Financing Single Payer: Let’s Stick to the Facts
Doug Hoffer, Independent Policy Analyst

Some have suggested that Dr. Hsiao’s plan to finance the new system will not work. But this is the wrong place to start. Dr. Hsiao submitted a proposal; it is not the state’s plan. Rather, it is a point of departure for further research and debate.

Dr. Hsiao recommended using a payroll tax to finance the new system. For a variety of reasons, including administrative convenience, the payroll tax should be part of the eventual funding scheme. However, using ONLY the payroll tax is both unfair and impractical.

For example, there are a number of Vermonters below retirement age that don’t work. Some of the non-working folks have substantial non-wage (“unearned”) income from capital gains, interest, and dividends. A universal health care system that does not require contributions from wealthy non-working Vermonters would be an insult to the rest of us.

And furthermore, if someone earns $100,000 in wages and an additional $100,000 from other sources, his or her effective rate would be half of that paid by everyone else. That is, assume the payroll tax is 8%. A person earning $40,000 would pay $3,200. The person earning $200,000 with only half from wages would pay $8,000, which is only 4% of total income. Does that seem fair to you?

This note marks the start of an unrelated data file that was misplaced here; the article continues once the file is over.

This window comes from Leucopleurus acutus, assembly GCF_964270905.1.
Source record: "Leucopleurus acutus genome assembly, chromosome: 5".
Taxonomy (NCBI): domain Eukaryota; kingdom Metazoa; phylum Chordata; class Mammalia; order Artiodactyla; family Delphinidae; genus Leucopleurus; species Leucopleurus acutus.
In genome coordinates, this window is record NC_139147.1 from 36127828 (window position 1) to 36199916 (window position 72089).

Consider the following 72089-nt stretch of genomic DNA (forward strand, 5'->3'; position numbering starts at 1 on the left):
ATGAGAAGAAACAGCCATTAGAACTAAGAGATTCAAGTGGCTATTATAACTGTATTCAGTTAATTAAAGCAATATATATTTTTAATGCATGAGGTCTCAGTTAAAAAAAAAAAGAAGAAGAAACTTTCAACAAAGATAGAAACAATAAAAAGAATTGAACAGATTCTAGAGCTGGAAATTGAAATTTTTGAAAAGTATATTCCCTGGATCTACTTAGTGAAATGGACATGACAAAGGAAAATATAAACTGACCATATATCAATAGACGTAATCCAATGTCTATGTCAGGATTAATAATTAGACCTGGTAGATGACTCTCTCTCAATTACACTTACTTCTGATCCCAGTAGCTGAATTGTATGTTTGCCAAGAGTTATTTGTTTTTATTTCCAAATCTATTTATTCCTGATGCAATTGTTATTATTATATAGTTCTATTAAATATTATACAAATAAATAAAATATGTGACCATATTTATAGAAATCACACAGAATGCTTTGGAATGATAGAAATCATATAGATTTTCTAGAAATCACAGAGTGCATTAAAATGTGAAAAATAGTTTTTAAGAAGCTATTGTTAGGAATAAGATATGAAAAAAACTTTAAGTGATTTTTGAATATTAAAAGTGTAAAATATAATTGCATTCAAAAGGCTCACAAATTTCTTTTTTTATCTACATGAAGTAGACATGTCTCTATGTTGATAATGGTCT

In addition, limiting funding to payroll would exclude a substantial amount of taxable income. After subtracting wages for federal employees (who will not be part of the system), total Vermont payroll in 2010 was $11.1 billion. In contrast, total adjusted gross income in 2009 (latest year available) was $15 billion. Thus, even after subtracting federal wages, there would be well over $3 billion of income NOT taxed for the new system. This makes no sense.

Finally, the expected cost of the system is the predicate for conversations about financing. Unfortunately, the opposition has been trumpeting an “analysis” that assumes the system will cost much more than is expected (almost twice; see John Franco’s op-ed) and that it will be financed solely with a payroll tax. Not surprisingly, using these assumptions leads to substantial deficits and an unsustainable system. But the analysis is fatally flawed and is poisoning the discourse.

So let’s not get ahead of ourselves and let’s insist that all the parties stick to the facts.